LONDON (AP) -- British Prime Minister Theresa May on Monday appointed the first ethnic-minority politician to the key post of home secretary, as the government struggled to contain a scandal over the mistreatment of long-term residents from the Caribbean.
Sajid Javid replaces Amber Rudd, who resigned late Sunday, saying she had "inadvertently" misled lawmakers about whether the government had deportation targets.
The Windrush immigration scandal has dominated headlines in Britain for days and sparked intense criticism of the Conservative government's tough policies.
The furor began when the Guardian newspaper reported that some people who came to the U.K. from the Caribbean in the decades after World War II had recently been refused medical care in Britain or threatened with deportation because they could not produce paperwork proving their right to reside in the country.
Immigration is a divisive issue in Britain, with cutting the inflow of migrants a major factor for many voters who in 2016 backed leaving the European Union. The government has an oft-stated but long-unmet goal of reducing net immigration below 100,000 people a year, less than half the current level. Opponents say the government should drop that target.
May is facing opposition calls to take responsibility for the tough immigration policies that started when she was home secretary in 2012.
Those affected belong to the "Windrush generation," named for the ship Empire Windrush, which in 1948 brought hundreds of Caribbean immigrants to Britain, which was seeking nurses, railway workers and others to help it rebuild after the devastation of World War II.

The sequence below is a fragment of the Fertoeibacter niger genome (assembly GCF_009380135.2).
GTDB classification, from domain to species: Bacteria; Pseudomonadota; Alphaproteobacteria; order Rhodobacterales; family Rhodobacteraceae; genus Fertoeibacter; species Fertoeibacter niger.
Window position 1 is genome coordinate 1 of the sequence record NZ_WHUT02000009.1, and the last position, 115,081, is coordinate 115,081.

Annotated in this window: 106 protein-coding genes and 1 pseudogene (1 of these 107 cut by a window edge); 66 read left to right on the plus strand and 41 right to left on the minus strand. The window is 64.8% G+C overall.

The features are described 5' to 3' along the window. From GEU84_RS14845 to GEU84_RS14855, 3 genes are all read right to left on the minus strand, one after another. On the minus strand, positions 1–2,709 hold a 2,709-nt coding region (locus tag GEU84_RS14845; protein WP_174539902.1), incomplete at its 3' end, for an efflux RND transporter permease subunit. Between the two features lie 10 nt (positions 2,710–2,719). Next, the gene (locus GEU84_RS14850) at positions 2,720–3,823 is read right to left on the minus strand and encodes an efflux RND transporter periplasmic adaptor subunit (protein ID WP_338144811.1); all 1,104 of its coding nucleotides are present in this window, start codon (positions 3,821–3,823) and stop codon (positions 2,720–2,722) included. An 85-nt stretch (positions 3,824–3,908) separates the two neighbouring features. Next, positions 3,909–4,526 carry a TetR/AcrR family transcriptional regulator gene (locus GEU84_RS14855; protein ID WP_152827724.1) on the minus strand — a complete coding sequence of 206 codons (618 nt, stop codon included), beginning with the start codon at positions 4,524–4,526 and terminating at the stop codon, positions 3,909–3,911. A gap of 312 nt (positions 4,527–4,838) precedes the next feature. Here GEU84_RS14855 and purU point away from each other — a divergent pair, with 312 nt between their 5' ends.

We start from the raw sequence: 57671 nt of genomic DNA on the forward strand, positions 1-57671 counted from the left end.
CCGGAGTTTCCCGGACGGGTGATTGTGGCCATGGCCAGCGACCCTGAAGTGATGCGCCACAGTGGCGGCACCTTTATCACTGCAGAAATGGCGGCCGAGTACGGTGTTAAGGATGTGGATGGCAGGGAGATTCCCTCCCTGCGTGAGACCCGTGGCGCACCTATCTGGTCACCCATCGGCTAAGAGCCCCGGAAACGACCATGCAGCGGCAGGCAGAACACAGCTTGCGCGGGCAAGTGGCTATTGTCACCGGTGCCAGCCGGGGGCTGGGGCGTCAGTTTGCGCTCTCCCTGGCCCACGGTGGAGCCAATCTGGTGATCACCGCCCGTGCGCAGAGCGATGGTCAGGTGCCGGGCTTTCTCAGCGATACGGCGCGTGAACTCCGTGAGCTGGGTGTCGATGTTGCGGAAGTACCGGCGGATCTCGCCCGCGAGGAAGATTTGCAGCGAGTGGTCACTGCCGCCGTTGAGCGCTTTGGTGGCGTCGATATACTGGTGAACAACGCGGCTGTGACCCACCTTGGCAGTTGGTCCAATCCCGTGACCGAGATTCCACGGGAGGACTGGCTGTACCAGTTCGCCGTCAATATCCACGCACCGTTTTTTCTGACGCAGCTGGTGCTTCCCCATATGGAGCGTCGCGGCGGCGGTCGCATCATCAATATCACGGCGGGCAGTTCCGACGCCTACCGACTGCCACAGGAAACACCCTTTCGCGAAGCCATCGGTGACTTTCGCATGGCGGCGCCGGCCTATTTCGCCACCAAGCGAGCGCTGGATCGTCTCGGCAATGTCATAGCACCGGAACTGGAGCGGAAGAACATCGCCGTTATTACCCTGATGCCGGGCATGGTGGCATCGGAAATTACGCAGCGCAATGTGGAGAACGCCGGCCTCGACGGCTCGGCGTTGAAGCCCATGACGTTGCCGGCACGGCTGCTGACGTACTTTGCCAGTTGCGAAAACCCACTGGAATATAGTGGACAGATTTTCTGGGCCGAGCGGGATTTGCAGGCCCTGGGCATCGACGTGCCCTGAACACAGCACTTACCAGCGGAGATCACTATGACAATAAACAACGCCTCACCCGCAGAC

They and subsequent Caribbean migrants came from British colonies or ex-colonies and had an automatic right to settle in the U.K. But some have been ensnared by tough new laws intended to make Britain a "hostile environment" for illegal immigrants.
Some of these legal migrants have been denied housing, jobs or medical treatment because of requirements that employers and doctors check people's immigration status. Others have been told by the government that they are in Britain illegally and must leave.
Javid, whose parents came from Pakistan, has expressed anger at the treatment of the Windrush generation, telling the Sunday Telegraph: "That could be me."
In recent weeks Rudd and May have apologized repeatedly to the Windrush generation, saying that all pre-1973 Commonwealth immigrants who don't already have British citizenship will get it and those affected will get compensation.
But Rudd's position worsened after she told lawmakers last week that the government did not have targets for deporting people — only for a 2017 memo to emerge that mentioned specific targets for "enforced removals."
Rudd said she didn't see the memo, but The Guardian later published a leaked letter she wrote to the prime minister discussing an aim of increasing removals by 10 percent.
In a resignation letter to the prime minister, Rudd said she had "inadvertently" misled lawmakers. May said she accepted that Rudd had spoken "in good faith" and was sorry to see her resign.
The Windrush scandal is also causing anxiety for the 3 million European Union citizens living in Britain who are concerned about their immigration status after the country leaves the EU next March. The British government says they will be allowed to stay.
May's office said Javid's former job, Britain's communities secretary, is going to James Brokenshire, the former secretary of state for Northern Ireland.